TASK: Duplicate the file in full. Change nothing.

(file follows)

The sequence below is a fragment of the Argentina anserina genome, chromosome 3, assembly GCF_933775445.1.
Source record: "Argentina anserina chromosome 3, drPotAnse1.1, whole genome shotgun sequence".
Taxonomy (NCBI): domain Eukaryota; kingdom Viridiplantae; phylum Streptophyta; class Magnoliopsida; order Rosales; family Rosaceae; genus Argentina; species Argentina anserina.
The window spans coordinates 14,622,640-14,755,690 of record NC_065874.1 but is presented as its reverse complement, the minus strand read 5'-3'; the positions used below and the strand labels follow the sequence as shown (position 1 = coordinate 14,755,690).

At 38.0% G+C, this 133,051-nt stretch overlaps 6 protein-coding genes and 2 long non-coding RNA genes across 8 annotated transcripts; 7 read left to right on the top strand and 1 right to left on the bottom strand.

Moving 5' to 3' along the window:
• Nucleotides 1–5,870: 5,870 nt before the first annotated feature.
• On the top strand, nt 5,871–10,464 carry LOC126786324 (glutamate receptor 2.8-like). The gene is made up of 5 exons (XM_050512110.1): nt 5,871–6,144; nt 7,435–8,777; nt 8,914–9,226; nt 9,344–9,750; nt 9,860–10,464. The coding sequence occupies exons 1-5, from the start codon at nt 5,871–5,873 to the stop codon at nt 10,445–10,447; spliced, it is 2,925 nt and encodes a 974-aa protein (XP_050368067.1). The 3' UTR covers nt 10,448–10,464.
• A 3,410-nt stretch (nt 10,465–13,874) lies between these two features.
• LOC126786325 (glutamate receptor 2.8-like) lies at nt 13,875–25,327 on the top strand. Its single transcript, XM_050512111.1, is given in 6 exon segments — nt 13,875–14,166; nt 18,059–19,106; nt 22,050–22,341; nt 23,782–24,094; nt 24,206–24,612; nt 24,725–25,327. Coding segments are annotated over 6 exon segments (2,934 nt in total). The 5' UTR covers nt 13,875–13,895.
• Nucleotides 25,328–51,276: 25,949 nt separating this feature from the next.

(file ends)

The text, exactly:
The sequence below is a fragment of the Argentina anserina genome, chromosome 3, assembly GCF_933775445.1.
Source record: "Argentina anserina chromosome 3, drPotAnse1.1, whole genome shotgun sequence".
Taxonomy (NCBI): domain Eukaryota; kingdom Viridiplantae; phylum Streptophyta; class Magnoliopsida; order Rosales; family Rosaceae; genus Argentina; species Argentina anserina.
The window spans coordinates 14,622,640-14,755,690 of record NC_065874.1 but is presented as its reverse complement, the minus strand read 5'-3'; the positions used below and the strand labels follow the sequence as shown (position 1 = coordinate 14,755,690).

At 38.0% G+C, this 133,051-nt stretch overlaps 6 protein-coding genes and 2 long non-coding RNA genes across 8 annotated transcripts; 7 read left to right on the top strand and 1 right to left on the bottom strand.

Moving 5' to 3' along the window:
• Nucleotides 1–5,870: 5,870 nt before the first annotated feature.
• On the top strand, nt 5,871–10,464 carry LOC126786324 (glutamate receptor 2.8-like). The gene is made up of 5 exons (XM_050512110.1): nt 5,871–6,144; nt 7,435–8,777; nt 8,914–9,226; nt 9,344–9,750; nt 9,860–10,464. The coding sequence occupies exons 1-5, from the start codon at nt 5,871–5,873 to the stop codon at nt 10,445–10,447; spliced, it is 2,925 nt and encodes a 974-aa protein (XP_050368067.1). The 3' UTR covers nt 10,448–10,464.
• A 3,410-nt stretch (nt 10,465–13,874) lies between these two features.
• LOC126786325 (glutamate receptor 2.8-like) lies at nt 13,875–25,327 on the top strand. Its single transcript, XM_050512111.1, is given in 6 exon segments — nt 13,875–14,166; nt 18,059–19,106; nt 22,050–22,341; nt 23,782–24,094; nt 24,206–24,612; nt 24,725–25,327. Coding segments are annotated over 6 exon segments (2,934 nt in total). The 5' UTR covers nt 13,875–13,895.
• Nucleotides 25,328–51,276: 25,949 nt separating this feature from the next.